Natural Rubber vs. Synthetic Rubber

What's the Difference?

Natural rubber is derived from the latex sap of the Hevea brasiliensis tree, while synthetic rubber is artificially produced through chemical processes. Natural rubber has excellent elasticity, high tensile strength, and good resistance to wear and tear, making it suitable for various applications such as tires, conveyor belts, and seals. On the other hand, synthetic rubber can be tailored to possess specific properties, such as resistance to heat, chemicals, and aging, making it more versatile than natural rubber. Additionally, synthetic rubber is less susceptible to weathering and can be produced in larger quantities, making it more cost-effective. However, natural rubber is considered more environmentally friendly as it is a renewable resource, whereas synthetic rubber relies on petroleum-based raw materials.


AttributeNatural RubberSynthetic Rubber
ElasticityHighVariable (depends on type)
OriginDerived from latex of rubber treesManufactured from petroleum-based chemicals
CostRelatively lowVaries depending on type and production process
Tensile StrengthHighVaries depending on type
Chemical ResistanceGoodVaries depending on type
Heat ResistanceModerateVaries depending on type
Environmental ImpactCan be sustainable if sourced responsiblyCan have a higher environmental impact due to manufacturing process

Further Detail


Rubber is a versatile material that is used in various industries, from automotive to healthcare. It is known for its elasticity, durability, and resistance to wear and tear. There are two main types of rubber: natural rubber and synthetic rubber. While both types share some similarities, they also have distinct differences in terms of their attributes and production processes.

Attributes of Natural Rubber

Natural rubber, also known as latex, is derived from the sap of the Hevea brasiliensis tree. It has been used for centuries due to its excellent elasticity and resilience. One of the key attributes of natural rubber is its high tensile strength, which allows it to withstand stretching and pulling forces without breaking. This makes it ideal for applications that require flexibility, such as tires and rubber bands.

In addition to its strength, natural rubber also exhibits exceptional tear resistance. It can withstand the formation of small cracks and tears, preventing them from spreading and causing further damage. This attribute is particularly important in applications where the rubber is subjected to frequent stress and strain, such as conveyor belts and seals.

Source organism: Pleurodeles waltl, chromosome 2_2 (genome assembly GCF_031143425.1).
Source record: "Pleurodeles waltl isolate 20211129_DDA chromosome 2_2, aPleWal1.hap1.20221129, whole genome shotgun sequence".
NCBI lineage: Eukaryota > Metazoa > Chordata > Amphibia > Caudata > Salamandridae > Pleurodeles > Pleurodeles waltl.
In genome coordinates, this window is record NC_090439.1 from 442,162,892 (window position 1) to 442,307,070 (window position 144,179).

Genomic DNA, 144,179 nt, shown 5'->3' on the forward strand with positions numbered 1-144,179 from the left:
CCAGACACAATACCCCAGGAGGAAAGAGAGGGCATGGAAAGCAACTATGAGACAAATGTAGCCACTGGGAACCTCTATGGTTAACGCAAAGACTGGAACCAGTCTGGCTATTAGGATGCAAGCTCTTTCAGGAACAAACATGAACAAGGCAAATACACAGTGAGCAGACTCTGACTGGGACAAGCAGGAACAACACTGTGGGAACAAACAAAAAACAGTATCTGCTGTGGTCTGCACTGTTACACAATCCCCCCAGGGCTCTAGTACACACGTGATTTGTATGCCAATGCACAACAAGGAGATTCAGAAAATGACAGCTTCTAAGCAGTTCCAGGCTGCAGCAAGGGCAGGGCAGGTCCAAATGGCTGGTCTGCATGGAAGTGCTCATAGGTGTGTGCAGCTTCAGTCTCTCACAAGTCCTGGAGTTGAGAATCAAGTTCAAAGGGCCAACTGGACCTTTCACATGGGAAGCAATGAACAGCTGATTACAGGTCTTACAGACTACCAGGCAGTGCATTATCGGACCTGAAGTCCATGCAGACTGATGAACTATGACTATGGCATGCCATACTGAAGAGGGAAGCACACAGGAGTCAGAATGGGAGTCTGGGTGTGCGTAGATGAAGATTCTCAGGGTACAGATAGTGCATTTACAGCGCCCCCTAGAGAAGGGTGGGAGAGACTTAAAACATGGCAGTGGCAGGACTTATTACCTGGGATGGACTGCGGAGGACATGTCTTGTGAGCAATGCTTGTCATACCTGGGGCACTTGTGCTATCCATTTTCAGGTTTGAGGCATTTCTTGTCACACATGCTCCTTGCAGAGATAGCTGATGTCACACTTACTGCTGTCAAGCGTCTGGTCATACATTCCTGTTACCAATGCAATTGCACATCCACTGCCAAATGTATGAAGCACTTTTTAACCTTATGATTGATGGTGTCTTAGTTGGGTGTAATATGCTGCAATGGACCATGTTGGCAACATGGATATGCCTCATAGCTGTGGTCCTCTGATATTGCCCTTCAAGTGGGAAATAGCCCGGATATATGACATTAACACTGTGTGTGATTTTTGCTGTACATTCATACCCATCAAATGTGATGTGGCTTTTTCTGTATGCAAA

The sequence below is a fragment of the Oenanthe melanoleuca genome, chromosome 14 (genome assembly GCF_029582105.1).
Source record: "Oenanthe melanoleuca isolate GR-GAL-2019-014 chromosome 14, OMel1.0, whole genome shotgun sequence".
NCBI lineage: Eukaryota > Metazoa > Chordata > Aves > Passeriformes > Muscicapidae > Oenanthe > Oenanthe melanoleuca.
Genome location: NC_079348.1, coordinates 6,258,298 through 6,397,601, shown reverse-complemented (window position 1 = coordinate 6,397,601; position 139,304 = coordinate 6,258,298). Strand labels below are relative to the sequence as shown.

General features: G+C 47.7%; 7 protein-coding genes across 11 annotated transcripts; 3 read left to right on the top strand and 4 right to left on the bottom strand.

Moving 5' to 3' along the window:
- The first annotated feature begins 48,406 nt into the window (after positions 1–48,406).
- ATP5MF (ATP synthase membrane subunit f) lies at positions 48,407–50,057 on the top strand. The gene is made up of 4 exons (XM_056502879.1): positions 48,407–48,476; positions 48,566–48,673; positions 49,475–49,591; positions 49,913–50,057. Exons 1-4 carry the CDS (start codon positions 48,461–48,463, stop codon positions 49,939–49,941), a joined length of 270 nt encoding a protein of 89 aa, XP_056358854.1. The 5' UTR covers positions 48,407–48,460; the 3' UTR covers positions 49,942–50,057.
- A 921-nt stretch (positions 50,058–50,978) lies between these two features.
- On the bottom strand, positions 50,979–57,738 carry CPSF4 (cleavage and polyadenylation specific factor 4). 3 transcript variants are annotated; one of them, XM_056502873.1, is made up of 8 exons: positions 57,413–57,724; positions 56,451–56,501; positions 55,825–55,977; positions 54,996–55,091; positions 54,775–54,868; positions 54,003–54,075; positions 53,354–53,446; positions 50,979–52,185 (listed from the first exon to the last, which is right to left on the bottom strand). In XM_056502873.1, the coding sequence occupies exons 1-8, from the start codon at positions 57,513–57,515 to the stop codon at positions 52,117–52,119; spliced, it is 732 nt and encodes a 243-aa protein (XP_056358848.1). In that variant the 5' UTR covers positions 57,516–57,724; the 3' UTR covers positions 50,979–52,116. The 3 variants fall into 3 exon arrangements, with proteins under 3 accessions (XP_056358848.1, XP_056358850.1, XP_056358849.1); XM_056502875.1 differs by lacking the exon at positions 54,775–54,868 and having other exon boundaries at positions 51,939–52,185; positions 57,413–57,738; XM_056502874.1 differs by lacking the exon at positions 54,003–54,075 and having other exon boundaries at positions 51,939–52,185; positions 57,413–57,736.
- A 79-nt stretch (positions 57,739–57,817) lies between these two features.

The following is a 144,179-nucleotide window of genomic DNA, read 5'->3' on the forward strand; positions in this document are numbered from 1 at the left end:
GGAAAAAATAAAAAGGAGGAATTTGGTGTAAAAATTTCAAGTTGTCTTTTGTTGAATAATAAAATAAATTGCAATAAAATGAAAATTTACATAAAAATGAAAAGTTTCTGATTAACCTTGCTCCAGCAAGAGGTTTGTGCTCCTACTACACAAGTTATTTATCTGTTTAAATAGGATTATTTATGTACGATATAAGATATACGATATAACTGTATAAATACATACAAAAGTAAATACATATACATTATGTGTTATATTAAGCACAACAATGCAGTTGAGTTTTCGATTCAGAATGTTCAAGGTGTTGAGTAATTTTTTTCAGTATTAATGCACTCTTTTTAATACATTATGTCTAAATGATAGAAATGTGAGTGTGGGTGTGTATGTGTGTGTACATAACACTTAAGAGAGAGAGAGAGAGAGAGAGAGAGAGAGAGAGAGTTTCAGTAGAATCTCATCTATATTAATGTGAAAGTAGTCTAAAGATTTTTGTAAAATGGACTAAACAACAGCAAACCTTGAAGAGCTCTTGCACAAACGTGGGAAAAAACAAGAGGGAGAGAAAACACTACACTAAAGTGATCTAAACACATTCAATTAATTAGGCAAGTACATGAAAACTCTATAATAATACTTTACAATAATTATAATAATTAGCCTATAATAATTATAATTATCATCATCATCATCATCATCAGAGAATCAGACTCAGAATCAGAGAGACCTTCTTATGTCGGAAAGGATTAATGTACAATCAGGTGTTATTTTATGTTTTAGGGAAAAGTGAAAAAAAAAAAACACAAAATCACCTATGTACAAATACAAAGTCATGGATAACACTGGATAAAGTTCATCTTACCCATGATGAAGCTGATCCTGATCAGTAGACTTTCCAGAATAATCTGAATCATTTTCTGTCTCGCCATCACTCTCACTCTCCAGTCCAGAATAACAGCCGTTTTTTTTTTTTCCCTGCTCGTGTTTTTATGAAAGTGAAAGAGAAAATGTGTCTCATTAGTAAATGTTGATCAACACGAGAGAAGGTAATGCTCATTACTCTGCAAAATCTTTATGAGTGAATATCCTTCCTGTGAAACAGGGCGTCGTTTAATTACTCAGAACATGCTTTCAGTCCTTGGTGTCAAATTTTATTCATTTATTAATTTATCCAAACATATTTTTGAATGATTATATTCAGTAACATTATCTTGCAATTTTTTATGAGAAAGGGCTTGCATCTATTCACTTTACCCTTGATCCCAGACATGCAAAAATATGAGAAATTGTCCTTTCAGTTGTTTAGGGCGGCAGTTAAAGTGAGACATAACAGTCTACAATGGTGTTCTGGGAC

Another advantage of natural rubber is its excellent adhesion properties. It has a strong affinity for various materials, allowing it to bond well with metals, fabrics, and other rubber surfaces. This makes it suitable for applications that require strong bonding, such as shoe soles and adhesive tapes.

However, natural rubber also has some limitations. It is susceptible to degradation when exposed to sunlight, heat, and certain chemicals. This can lead to a decrease in its mechanical properties and overall performance. Additionally, natural rubber is a limited resource, and its production is dependent on the availability of rubber trees, making it vulnerable to price fluctuations and supply chain disruptions.

Attributes of Synthetic Rubber

Synthetic rubber, as the name suggests, is artificially produced through chemical processes. It is designed to mimic the properties of natural rubber while offering additional advantages. One of the key attributes of synthetic rubber is its enhanced resistance to environmental factors. Unlike natural rubber, synthetic rubber is more resistant to sunlight, heat, and chemicals, making it suitable for outdoor applications and harsh environments.

Another advantage of synthetic rubber is its versatility. It can be formulated to exhibit specific properties, such as increased oil resistance, flame retardancy, or electrical conductivity. This allows synthetic rubber to be tailored for various specialized applications, including automotive parts, electrical insulation, and protective clothing.

In terms of production, synthetic rubber offers greater consistency and control compared to natural rubber. The manufacturing process allows for precise control over the chemical composition and molecular structure, resulting in rubber with consistent properties and performance. This is particularly important in industries where uniformity and reliability are critical.

However, synthetic rubber also has some drawbacks. It generally has lower resilience and tear resistance compared to natural rubber. This can limit its suitability for applications that require high levels of flexibility and durability. Additionally, the production of synthetic rubber relies on petrochemicals, which are non-renewable resources. This raises concerns about sustainability and environmental impact.


In conclusion, both natural rubber and synthetic rubber have their own unique attributes and advantages. Natural rubber offers excellent elasticity, tear resistance, and adhesion properties, but it is susceptible to degradation and relies on a limited resource. On the other hand, synthetic rubber provides enhanced resistance to environmental factors, versatility, and consistent production, but it may have lower resilience and raise sustainability concerns. The choice between natural rubber and synthetic rubber ultimately depends on the specific requirements of the application and the trade-offs that need to be considered.

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